In itself the caldera wouldn't appear to be a remarkable site. Though now covered over, at first glance it would seem to be little more than an absence, where the Yssgaroth incursion ate away all local matter and the Houses later surrounded the area with defences and utilities of their own devising. But its position is key. Anything exert-ing an influence on the site of the caldera will, by definition, affect the rest of history. It's the focal point not just of time but of the Houses' culture: as the Protocols of the Great Houses are worked into the very nature of history, coded into every one of the "threads" which criss-cross the Spiral Politic, then more than any other location the caldera is the centre-point of all that the Houses know and all that the Houses are. Theoretically, from here everything about the Houses – their past, their future, their collective memory, even their language – could be manipulated. The Houses themselves have never risked any significant experimentation, but during the War Era at least one abortive attempt was made to introduce foreign matter to this empty space at the heart of the oldest civilisation. That the site might be vulnerable is a constant worry to the ruling Houses, something which may have been a factor in the decision to construct the Nine Homeworlds shortly before the War began.

The first in the series of Faction Paradox Doctor Who spinoff books, this is supposedly an encyclopedia of things in the Faction Paradox world which sort of comes together to make a story or several stories (an approach also used by Christopher Priest in The Islanders). I admit I did find it all pretty confusing, but it was engaging enough that I've got hold of the next few volumes in the series and will start getting through them at the rate of one a month for the next while. This is not easy to get hold of.

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January 2014 books

This is the latest post in a series I started in late 2019, anticipating the twentieth anniversary of my bookblogging which will fall in 2023 Every six-ish days, I've been revisiting a month from my recent past, noting work and family developments as well as the books I read in that month. I've found it a pleasantly cathartic process, especially in recent circumstances. If you want to look back at previous entries, they are all tagged under bookblog nostalgia.

A month when I don't appear to have travelled outside Belgium. A work trip to Barcelona was cancelled at the last moment. (Work continued to be pretty grim.) I attended the showdown between Olli Rehn and Guy Verhofstadt, which ended with sweetness and light.

I read 21 books in January 2014. From this month on I started to post the covers of (most of) the books Iread in my monthly roundups, so I'm keeping them for the reprises.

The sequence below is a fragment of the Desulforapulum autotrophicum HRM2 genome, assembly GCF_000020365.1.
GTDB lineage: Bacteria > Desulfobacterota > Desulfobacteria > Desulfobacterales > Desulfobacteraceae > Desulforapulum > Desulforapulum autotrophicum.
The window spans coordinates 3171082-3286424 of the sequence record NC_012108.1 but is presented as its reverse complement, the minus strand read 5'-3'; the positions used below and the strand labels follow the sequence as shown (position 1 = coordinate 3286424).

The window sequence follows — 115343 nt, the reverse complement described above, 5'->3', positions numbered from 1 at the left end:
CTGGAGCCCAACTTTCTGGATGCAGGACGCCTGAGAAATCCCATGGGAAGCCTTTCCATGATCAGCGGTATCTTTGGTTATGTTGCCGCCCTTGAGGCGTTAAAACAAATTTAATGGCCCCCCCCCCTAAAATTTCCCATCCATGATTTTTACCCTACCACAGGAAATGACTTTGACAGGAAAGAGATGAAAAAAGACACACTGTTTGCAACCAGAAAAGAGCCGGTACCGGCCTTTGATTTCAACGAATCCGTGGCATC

Non-fiction 4
About Time: The Unauthorized Guide to Doctor Who, 2005-2006; Series 1 & 2, by Tat Wood
Amsterdam, by Russell Shorto
British Interventions in Early Modern Ireland, eds Ciaran Brady and Jane Ohlmeyer
Do Elephants Ever Forget?, by Guy Campbell

Fiction (non-genre) 4
Saints of the Shadow Bible, by Ian Rankin
The Secret River, by Kate Grenville
Absalom, Absalom!, by William Faulkner
The Saint Zita Society, by Ruth Rendell

Sf (non-Who) 6
The Next Generation, vol ii and vol iii, by John Francis Maguire
Raising Steam, by Terry Pratchett
Walk to the End of the World, by Suzy McKee Charnas
Motherlines, by Suzy McKee Charnas

Rivers of London, by Ben Aaronovitch

Doctor Who 5
Last of the Gaderene, by Mark Gatiss
Happy Endings, by Paul Cornell
Grimm Reality by Simon Bucher-Jones and Kelly Hale
Pest Control, by Peter Anghelides
The Death Pit. by A.L. Kennedy

Comics 2
With The Light vol 6, by Keiko Tobe
The Rabbi's Cat v2, by Joann Sfarr

~6,500 pages
9/21 by women (Ohlmeyer, Grenville, Rendell, 2xCharnas, Ohlmeyer, Hale, Kennedy, Tobe)
1/21 by PoC (Tobe, though possibly I should count Sfarr too)

No particularly awful books this month, and four good ones:

COVID, day 6

Not much change today – still horizontal, still on tea and painkillers, still not much appetite (or sense of taste or smell). But a couple of things to cheer me up.

First off, we got an oximeter from the local pharmacy, and it’s very reassuring to have a device you can stick your finger in to find out if you are just sick or Very Sick. Belgian advice is that you seek further medical help if the oxidation number is consistently at or below 93%. I’m just above that, consistently at around 94%. Which is not great, but could be worse. (I am not really interested in hearing if your local guidance is different.)

Second, I am glad to say that I checked with London colleagues, after my two days in the office there last week, including two working lunches, and nobody else has had a positive diagnosis. (Nor has my dinner date on Monday night.) So it looks like the only other person I have infected is Anne. Which sucks for both of us, but again, it could have been worse.

But I don’t think I will be up and about again before the weekend, and I don’t think I will be up for a planned trip to Portugal for SMOFCon at the end of next week, so alas will have to cancel that.